|A good day in the Maunie Bakery - Graham's bread rolls and Dianne's choc-chip cookies and fruit loaf|
It's very much like that aboard Maunie (and we're far from retired), even when we aren't sailing from place to place or diving or canoe-building. At the moment we are on a mooring in Viani Bay, a favourite haunt, and just spending a couple of days catching up on boat jobs and admin.
Our outside activities are very influenced by the short tropical days (it gets light at 06.30 and darkness arrives suddenly at 18.30) so we tend to be up at 07.00 to enjoy breakfast in the relatively cool morning air. We check Maunie's vital signs of life every morning - battery voltage and fresh water stocks - and study the sky to decide whether the solar panels will be sufficient to recharge the batteries or whether we need to run the generator. Though they are described as 12v batteries, their voltage will be 12.8v when fully charged and 12.2v when 50% full and we never let them fall below 12.2v in order to maximise their life; they only have so many discharge-recharge cycles in them and they recover less well if deeply discharged - at around £600 for a set of batteries we aim to make them last at least 6 years.
When we do run the generator (on average it's about once a week) on less sunny days we start it at breakfast and it throbs away for a couple of hours. We plug in computers, camera chargers, the water immersion heater and even the electric kettle to get best value out of the one-and-a-bit litres of diesel it consumes per hour and we run the watermaker at the same time to make about 25 litres per hour of fresh water from seawater. Once the generator has given the batteries a decent boost, the sunshine is usually enough to allow the solar panels to continue charging batteries and to run the watermaker (which uses about 9 Amps) for a few more hours so that the voltage is back to 12.8v as the evening light fades.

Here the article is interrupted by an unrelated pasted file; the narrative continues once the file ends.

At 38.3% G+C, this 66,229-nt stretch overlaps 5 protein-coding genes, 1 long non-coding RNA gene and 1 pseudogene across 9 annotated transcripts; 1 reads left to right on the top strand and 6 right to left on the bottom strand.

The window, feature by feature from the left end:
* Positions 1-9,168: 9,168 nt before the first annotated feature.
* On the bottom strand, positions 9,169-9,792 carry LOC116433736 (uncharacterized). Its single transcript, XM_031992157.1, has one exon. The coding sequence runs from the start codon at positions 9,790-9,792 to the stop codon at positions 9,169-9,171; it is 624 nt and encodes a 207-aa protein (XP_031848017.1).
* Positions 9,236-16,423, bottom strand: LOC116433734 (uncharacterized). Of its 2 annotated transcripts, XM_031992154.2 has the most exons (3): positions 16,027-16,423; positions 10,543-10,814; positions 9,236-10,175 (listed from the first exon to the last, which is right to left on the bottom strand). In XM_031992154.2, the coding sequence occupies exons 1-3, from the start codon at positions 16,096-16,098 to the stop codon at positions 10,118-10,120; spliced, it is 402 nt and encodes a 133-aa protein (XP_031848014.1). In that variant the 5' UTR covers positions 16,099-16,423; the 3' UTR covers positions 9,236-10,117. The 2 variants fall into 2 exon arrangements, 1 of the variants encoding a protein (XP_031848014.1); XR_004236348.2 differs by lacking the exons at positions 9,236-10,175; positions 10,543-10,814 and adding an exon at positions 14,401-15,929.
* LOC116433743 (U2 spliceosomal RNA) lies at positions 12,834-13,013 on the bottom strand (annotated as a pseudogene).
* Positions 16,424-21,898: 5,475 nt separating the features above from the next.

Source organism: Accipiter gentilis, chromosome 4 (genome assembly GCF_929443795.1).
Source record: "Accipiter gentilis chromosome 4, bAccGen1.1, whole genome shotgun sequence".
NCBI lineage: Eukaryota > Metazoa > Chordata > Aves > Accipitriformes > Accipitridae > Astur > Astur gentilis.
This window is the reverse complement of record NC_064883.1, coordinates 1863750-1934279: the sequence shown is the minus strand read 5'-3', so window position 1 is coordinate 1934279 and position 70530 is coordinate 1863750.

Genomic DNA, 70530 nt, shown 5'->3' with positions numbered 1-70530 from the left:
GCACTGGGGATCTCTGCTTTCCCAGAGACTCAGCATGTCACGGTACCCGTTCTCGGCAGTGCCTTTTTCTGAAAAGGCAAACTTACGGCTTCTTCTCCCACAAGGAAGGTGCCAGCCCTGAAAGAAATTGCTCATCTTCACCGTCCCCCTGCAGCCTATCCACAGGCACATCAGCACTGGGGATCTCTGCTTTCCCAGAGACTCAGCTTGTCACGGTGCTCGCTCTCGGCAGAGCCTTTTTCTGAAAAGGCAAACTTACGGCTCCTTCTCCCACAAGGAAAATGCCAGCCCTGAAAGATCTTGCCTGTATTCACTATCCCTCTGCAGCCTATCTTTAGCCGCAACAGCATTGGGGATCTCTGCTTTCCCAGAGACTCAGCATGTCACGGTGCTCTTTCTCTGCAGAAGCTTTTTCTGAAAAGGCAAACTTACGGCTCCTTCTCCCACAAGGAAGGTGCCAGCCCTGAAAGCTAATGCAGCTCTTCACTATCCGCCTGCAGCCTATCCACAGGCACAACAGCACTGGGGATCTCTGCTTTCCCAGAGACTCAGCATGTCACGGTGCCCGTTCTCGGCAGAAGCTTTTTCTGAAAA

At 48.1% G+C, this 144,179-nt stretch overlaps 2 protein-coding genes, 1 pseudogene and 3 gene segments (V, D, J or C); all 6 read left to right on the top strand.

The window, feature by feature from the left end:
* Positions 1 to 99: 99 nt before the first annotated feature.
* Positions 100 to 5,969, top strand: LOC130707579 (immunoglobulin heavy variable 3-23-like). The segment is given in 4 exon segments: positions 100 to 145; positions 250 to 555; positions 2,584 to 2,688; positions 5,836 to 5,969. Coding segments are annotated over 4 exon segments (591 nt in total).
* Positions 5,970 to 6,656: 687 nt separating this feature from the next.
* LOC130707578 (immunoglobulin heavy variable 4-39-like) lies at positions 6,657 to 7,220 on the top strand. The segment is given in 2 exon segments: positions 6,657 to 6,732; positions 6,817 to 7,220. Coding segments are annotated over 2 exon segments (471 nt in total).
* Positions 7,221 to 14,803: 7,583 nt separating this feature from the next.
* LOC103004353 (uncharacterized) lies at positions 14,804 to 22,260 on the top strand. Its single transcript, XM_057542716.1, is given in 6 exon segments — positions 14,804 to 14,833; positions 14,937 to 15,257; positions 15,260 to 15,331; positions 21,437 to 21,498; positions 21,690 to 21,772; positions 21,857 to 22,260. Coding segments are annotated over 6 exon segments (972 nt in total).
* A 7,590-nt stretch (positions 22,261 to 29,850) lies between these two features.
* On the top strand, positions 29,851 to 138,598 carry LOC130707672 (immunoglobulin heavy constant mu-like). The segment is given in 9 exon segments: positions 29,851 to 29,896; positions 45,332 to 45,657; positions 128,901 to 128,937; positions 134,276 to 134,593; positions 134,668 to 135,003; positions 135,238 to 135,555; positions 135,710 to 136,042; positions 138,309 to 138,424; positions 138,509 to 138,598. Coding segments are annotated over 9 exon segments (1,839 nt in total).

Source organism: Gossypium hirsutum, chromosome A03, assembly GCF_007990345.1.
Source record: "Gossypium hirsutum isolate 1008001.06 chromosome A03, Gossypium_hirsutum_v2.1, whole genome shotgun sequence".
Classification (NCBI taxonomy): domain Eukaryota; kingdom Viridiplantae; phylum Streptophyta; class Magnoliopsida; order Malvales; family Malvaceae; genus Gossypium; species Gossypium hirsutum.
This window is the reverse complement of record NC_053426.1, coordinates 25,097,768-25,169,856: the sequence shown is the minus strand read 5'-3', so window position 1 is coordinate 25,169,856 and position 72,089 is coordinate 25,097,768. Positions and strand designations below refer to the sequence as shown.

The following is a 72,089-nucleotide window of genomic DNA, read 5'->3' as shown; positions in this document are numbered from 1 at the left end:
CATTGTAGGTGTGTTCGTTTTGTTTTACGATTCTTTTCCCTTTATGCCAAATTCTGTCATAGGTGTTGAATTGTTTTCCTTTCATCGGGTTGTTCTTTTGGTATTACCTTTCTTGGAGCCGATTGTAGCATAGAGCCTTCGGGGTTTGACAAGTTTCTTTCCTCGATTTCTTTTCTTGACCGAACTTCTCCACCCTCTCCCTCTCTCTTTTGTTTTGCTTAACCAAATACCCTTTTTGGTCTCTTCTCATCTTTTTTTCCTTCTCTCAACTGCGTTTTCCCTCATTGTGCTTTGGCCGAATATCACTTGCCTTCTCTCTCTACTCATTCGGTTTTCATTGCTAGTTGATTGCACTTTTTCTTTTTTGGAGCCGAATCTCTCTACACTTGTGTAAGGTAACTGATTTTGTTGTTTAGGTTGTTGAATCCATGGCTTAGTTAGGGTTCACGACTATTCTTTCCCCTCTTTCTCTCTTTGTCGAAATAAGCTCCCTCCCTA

Apart from these daily rituals, our activities on board include boat maintenance jobs (a little bit every day is our plan), finding ways to keep fit and doing some exercise, routine cleaning and washing, preparing food (we usually cook meals that will do us for two nights and bake bread rolls every other day) and, at the moment, catching up on internet admin which seems to always zap an inordinate amount of time. Our return to internet coverage after the null-spot of Fulaga has given us the chance to catch up on news and discover the ability to download free copies of the Economist and BBC News to our Kindle via a program called Calibre. It has also cost us serious money this week, as we've had to pay up our annual medical travel insurance as well as other bills.
|A fiddly and time-consuming maintenance job |
- replacing all the stitching, destroyed by UV light - around the letters on our cockpit dodgers
|An early-morning view from the cockpit at the start of another busy day|